Afghan officials say NATO and Afghan forces patrolling near the Pakistan border came under fire before they called in the NATO airstrikes that killed 24 Pakistani soldiers on Saturday.
Sunday's account by unnamed officials contradicts Islamabad's claims that the attack on two Pakistani army bases was unprovoked.
NATO and U.S. officials responded quickly to try to minimize the diplomatic repercussions of the attack. NATO chief Anders Fogh Rasmussen on Sunday promised a full investigation into the "tragic, unintended" deaths.
Rasmussen told Pakistani Prime Minister Yousuf Raza Gilani that the deaths of the Pakistani troops were "unacceptable and deplorable."
Earlier Sunday, Pakistan's Foreign Minister Hina Rabbani Khar told U.S. Secretary of State Hillary Clinton the air raid was not acceptable and demonstrated a complete disregard for human life. Clinton responded by saying she was deeply saddened, and she promised to work with Pakistan on the issue.
Pakistan has reacted strongly to the airstrikes by shutting down all NATO supply lines through its territory to Afghanistan and ordering the U.S. to vacate an air base in southwestern Baluchistan province within 15 days.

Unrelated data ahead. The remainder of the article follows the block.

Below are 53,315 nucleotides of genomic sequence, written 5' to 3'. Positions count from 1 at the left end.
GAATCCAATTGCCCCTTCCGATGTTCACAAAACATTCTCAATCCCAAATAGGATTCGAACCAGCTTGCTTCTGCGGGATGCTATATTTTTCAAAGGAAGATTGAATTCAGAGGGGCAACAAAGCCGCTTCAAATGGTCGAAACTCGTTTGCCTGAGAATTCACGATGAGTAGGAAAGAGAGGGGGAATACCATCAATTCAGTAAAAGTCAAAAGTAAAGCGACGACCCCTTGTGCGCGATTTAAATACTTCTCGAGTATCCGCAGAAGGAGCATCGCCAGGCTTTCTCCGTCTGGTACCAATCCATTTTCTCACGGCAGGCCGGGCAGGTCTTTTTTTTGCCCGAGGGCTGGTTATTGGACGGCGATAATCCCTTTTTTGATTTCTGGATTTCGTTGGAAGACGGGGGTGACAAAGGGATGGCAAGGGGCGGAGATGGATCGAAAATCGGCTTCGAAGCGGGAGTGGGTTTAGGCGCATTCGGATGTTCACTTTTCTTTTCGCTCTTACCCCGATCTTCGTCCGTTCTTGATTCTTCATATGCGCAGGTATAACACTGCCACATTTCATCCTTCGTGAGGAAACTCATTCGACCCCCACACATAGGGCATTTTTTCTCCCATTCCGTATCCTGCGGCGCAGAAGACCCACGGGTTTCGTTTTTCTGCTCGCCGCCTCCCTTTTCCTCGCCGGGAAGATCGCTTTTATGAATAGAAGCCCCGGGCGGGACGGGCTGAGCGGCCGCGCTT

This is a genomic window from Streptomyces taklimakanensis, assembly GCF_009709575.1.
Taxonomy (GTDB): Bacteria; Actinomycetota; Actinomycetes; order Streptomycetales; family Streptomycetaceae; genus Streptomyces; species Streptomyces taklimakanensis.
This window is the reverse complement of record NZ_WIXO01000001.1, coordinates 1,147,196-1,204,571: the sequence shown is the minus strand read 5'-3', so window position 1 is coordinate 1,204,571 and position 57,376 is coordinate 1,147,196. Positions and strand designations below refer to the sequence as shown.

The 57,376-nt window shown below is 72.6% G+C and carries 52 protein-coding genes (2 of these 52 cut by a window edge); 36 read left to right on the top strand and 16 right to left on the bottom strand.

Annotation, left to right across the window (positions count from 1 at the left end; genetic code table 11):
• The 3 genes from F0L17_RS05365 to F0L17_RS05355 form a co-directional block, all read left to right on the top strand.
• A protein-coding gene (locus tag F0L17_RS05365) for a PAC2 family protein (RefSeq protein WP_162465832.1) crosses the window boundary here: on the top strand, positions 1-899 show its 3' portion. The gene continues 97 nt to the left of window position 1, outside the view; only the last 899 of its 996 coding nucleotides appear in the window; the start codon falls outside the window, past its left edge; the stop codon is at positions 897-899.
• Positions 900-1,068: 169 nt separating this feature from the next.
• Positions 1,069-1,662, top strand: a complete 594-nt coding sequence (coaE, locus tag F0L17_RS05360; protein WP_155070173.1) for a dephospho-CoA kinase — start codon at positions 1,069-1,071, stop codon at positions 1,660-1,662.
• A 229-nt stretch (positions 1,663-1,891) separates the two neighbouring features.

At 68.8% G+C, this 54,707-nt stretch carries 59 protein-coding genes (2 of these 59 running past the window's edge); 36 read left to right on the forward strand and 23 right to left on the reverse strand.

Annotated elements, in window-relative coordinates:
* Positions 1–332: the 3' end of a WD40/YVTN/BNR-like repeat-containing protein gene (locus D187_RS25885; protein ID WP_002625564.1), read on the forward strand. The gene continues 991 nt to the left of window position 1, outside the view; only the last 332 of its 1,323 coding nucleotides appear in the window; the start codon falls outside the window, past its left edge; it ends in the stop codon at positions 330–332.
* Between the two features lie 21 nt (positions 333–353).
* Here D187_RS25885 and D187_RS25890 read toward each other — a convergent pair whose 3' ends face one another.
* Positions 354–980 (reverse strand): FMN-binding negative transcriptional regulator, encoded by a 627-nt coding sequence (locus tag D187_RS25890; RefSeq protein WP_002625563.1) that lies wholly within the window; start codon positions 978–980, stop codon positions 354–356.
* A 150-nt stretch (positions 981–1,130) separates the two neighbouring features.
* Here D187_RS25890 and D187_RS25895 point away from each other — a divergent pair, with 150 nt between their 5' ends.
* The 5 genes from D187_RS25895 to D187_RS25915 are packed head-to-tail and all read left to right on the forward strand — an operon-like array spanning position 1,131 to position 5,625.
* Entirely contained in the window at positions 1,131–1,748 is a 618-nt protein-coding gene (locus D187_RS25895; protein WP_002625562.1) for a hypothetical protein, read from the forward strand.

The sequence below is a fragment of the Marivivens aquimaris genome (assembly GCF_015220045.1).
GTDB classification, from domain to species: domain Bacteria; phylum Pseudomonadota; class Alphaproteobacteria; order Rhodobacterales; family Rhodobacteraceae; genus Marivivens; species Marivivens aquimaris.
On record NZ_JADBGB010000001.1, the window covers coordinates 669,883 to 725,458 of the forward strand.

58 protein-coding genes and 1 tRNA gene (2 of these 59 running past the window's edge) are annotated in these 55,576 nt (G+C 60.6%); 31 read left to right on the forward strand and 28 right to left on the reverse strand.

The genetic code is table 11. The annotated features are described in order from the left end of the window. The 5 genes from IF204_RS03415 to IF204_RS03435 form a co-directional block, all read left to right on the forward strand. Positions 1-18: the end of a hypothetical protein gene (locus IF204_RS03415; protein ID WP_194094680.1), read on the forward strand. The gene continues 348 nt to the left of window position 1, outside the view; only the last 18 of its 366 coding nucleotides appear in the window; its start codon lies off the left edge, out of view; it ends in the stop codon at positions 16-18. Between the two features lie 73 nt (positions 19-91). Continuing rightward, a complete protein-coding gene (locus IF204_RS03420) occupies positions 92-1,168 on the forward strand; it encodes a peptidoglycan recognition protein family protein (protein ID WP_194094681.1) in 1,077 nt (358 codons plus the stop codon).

In the port city of Karachi, hundreds of angry protesters gathered outside the American consulate Sunday, shouting "Down with America" and other anti-American slogans.
Meanwhile, the nation's army chief, General Ashfaq Pervez Kayani, was among those attending funerals of the victims. Their coffins, draped in green and white Pakistani flags, are being airlifted to their respective hometowns.
Prime Minister Gilani and top leaders said in a statement Saturday the Pakistani government "will revisit and undertake a complete review of all programs, activities and cooperative arrangements with US/NATO/ISAF." The statement called for strong and urgent action against those responsible for the deadly incident.
Pakistan also is reexamining its decision to attend a major Afghanistan peace conference in Bonn next month.